Many speculate that COVID-19 may have seriously impacted alcohol consumption in the United States. Between March and April of 2020, online alcohol sales alone increased by 239%¹ compared to 2019. However, since then, there has also been a notable increase in non-alcoholic beverage consumption. While many are familiar with Dry January, the term has taken on a new meaning for those looking to reduce their consumption. In fact, the sales of low to no alcohol cocktails are predicted to increase by 400%² in the next four years. The rise of the non-alcoholic cocktail likely has to do with the mental and physical health benefits it can offer.
What classifies as non-alcoholic?
Although non-alcoholic and alcohol-free are sometimes used interchangeably, there is a difference between the two. Non-alcoholic beverages can still contain up to 0.5 ABV of alcohol. On the other hand, alcohol-free beverages contain 0.0 ABV. Research suggests that non-alcoholic wine shows promise of reducing heart disease by 14% and the risk of stroke by 20%³. Though the type of beverage and how often it is consumed can influence these numbers, it bodes well for the non-alcoholic cocktail.
Health Risks of Alcohol
Alcohol consumption has been directly and indirectly linked to a variety of injuries, illnesses, and disorders. Cancer of the head, neck, digestive tract, and breast have all been associated with alcohol consumption. Moreover, alcohol is a known cause of cancer in tissues of the airway and digestive tract⁵. Furthermore, studies suggest that the psychosocial benefits of drinking alcohol can lead to dependency and alcohol abuse when under psychological distress. In addition, alcohol consumption has increased the mortality rate in some countries by up to 75%⁶.
Health Benefits of Reducing Alcohol Consumption
One of the most notable benefits⁴ of limiting alcohol consumption is weight loss. Also, another benefit is improved mood with fewer symptoms of anxiety, stress, and depression. Additionally, research shows that reducing alcohol consumption can help you get a better night’s sleep, as alcohol can affect deep sleep and, consequently, the body’s ability to restore itself. Finally, reducing alcohol consumption can lead to improved gut health. Alcohol can irritate the stomach, causing it to produce more acid, which may lead to the inflammation of the stomach lining.
Should you switch to non-alcoholic cocktails?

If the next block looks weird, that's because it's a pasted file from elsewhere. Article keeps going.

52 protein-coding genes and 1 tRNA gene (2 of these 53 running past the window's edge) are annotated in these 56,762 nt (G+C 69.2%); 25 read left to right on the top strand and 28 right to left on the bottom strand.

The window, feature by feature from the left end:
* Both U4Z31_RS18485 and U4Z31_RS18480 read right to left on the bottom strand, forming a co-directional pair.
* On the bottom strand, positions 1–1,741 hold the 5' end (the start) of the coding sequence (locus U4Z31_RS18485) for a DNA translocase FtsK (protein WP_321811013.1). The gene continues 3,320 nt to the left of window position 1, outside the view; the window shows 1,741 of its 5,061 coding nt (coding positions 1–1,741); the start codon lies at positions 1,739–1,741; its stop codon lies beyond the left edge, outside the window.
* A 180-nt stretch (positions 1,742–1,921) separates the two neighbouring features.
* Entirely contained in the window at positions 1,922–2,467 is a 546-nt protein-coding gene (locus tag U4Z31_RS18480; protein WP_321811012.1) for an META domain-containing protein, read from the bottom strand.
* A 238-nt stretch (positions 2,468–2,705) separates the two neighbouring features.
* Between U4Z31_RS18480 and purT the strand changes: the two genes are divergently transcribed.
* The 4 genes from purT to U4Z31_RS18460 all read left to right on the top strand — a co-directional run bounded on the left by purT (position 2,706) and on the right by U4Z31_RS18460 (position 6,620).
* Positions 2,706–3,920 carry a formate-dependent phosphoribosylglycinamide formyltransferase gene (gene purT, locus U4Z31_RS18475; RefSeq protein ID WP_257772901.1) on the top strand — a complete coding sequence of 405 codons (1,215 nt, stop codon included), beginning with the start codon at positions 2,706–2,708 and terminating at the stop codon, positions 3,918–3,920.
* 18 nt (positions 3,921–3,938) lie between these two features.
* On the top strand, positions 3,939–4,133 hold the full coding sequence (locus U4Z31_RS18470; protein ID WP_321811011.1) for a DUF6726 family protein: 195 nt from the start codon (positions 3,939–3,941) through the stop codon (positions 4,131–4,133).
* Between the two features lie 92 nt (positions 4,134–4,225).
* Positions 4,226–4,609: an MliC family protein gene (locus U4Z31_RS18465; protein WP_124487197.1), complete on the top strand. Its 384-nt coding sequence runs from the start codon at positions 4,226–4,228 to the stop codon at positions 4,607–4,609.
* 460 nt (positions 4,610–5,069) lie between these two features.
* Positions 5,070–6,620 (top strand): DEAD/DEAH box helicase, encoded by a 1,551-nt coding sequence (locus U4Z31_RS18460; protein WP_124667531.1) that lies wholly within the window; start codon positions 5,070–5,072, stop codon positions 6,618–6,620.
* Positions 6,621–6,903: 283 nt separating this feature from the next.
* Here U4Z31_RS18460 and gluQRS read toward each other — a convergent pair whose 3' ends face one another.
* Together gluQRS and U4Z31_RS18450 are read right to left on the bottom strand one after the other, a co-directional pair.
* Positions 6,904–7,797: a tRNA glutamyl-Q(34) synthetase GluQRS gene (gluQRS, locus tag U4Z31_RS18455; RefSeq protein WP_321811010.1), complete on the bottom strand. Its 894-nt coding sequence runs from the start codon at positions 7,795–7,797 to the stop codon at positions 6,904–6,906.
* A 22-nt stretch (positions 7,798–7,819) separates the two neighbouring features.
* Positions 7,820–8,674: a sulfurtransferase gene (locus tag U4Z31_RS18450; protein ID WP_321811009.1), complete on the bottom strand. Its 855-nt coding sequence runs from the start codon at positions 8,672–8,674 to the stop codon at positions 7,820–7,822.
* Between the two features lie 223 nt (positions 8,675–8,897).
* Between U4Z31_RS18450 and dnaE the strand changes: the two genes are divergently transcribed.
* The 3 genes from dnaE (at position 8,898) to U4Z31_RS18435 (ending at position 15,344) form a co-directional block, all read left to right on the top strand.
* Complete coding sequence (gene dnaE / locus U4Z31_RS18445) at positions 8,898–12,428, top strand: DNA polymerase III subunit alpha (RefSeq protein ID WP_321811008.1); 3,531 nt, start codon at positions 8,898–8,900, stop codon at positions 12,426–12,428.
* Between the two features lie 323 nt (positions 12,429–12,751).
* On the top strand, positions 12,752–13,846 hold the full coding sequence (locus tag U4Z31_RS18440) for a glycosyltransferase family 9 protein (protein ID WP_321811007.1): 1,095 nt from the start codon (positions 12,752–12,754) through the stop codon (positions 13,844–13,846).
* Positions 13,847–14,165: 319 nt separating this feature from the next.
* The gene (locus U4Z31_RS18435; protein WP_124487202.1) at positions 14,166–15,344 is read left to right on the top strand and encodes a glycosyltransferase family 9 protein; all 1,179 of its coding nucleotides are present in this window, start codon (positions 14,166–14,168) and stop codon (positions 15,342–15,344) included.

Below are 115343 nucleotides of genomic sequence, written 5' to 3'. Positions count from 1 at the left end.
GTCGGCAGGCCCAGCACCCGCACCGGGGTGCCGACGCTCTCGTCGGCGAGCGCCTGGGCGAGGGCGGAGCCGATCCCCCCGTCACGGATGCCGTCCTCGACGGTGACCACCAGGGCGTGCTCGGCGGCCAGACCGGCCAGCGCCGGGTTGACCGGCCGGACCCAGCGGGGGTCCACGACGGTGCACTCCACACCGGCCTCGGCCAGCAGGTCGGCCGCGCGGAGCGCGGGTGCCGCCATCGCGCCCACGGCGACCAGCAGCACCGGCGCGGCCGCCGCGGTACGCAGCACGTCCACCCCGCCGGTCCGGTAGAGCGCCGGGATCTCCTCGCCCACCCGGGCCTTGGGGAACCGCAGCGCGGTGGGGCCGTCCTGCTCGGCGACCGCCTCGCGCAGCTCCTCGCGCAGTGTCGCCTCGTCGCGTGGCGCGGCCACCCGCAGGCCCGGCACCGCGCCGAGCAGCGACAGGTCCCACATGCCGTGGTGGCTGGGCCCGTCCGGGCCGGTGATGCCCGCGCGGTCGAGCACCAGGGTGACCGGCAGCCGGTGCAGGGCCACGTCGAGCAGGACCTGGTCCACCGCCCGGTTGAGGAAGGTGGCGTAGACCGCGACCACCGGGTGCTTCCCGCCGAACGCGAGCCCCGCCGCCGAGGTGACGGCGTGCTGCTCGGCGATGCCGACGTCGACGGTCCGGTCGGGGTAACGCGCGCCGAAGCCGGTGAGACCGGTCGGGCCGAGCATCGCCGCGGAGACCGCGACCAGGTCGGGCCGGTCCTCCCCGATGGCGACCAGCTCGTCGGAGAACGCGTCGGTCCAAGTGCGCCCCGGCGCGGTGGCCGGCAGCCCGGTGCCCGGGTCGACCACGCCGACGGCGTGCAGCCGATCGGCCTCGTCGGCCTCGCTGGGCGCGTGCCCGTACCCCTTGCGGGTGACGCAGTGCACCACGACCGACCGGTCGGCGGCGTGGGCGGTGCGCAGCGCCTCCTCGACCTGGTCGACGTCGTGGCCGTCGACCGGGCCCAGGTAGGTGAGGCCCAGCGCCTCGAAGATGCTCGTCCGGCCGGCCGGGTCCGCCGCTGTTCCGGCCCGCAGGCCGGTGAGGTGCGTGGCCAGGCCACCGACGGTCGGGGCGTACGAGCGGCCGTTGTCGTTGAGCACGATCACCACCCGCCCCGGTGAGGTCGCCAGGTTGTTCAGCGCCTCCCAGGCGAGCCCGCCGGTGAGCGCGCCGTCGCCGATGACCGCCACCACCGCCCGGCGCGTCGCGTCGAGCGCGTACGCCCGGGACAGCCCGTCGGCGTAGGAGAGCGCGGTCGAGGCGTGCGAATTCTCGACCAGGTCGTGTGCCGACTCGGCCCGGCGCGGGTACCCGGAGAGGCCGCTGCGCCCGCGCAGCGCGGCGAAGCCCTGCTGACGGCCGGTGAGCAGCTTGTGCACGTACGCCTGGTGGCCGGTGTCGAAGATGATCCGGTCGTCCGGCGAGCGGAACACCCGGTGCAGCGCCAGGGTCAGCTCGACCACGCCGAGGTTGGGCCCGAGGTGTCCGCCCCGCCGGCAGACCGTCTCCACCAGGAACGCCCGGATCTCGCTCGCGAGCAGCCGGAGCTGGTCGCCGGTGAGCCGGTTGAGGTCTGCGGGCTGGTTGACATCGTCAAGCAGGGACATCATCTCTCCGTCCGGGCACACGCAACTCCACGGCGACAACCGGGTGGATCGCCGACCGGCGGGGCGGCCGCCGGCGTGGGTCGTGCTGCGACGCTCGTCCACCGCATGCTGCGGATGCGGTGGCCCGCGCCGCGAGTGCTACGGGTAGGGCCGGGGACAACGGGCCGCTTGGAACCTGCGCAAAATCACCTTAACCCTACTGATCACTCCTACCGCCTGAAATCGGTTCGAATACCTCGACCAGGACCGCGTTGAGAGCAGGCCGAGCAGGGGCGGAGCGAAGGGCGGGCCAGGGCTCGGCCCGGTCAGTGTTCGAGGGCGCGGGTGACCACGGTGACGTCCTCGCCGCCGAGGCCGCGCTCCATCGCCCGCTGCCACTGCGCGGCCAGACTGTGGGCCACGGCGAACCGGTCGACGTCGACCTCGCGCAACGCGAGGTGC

A 2020 study⁷ examined how often people chose non-alcoholic drinks versus alcoholic drinks based on availability, with nearly half of the participants choosing non-alcoholic beverages when they were more readily available. Therefore, it is logical to conclude that as non-alcoholic cocktails become more available, people will choose to consume them more. Furthermore, the health benefits of reducing alcohol consumption are plentiful. While alcohol consumption has some health benefits, especially beverages such as red wine, moderation is key. If you are looking to enjoy a fresh libation on the weekend, you may want to switch your Rum and Coke for a non-alcoholic cocktail!
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- Grossman, Elyse R, et al. “Alcohol Consumption during the COVID-19 Pandemic: A Cross-Sectional Survey of US Adults.” International Journal of Environmental Research and Public Health, MDPI, 9 Dec. 2020, www.ncbi.nlm.nih.gov/pmc/articles/PMC7763183/.
- Arthur, Rachel. “Consumers Are Moving Outside Their Cocktail Comfort Zones – and That’s Good News for Low to No, Says Bacardi.” Beveragedaily.com, William Reed Business Media Ltd., 28 Jan. 2021, www.beveragedaily.com/Article/2021/01/28/Low-to-no-alcohol-cocktails-on-the-rise-in-2021-says-Bacardi.
- Godman, Heidi. “Non-Alcoholic Red Wine May Lower Blood Pressure.” Harvard Health, Harvard T.H. Chan School of Public Health, 12 Sept. 2012, www.health.harvard.edu/blog/non-alcoholic-red-wine-may-lower-blood-pressure-201209125296.
- Whiteman, Honor. “Going Dry for January? How Reducing Alcohol Intake Can Benefit Health.” Medical News Today, MediLexicon International, 21 Dec. 2016, www.medicalnewstoday.com/articles/314875#The-health-benefits-of-reducing-alcohol-intake.
- “Health Risks and Benefits of Alcohol Consumption.” Alcohol Research & Health : the Journal of the National Institute on Alcohol Abuse and Alcoholism, National Institute on Alcohol Abuse and Alcoholism, 2000, www.ncbi.nlm.nih.gov/pmc/articles/PMC6713002/.
- Griswold, Max G, et al. “Alcohol Use and Burden for 195 Countries and Territories, 1990–2016: a Systematic Analysis for the Global Burden of Disease Study 2016.” The Lancet, The Lancet, 22 Sept. 2018, www.thelancet.com/journals/lancet/article/PIIS0140-6736(18)31310-2/fulltext.
- Blackwell, Anna K. M., et al. “The Impact on Selection of Non-Alcoholic vs Alcoholic Drink Availability: an Online Experiment.” BMC Public Health, BioMed Central, 6 May 2020, bmcpublichealth.biomedcentral.com/articles/10.1186/s12889-020-08633-5.
Ashuni Pérez is a writer in the culinary, as well as health and wellness industries. With a background in teaching and digital media, she loves to learn and help others discover more about their food, where it comes from, and how best to prepare it. A foodie through and through, she is always searching for new recipes and the freshest ingredients.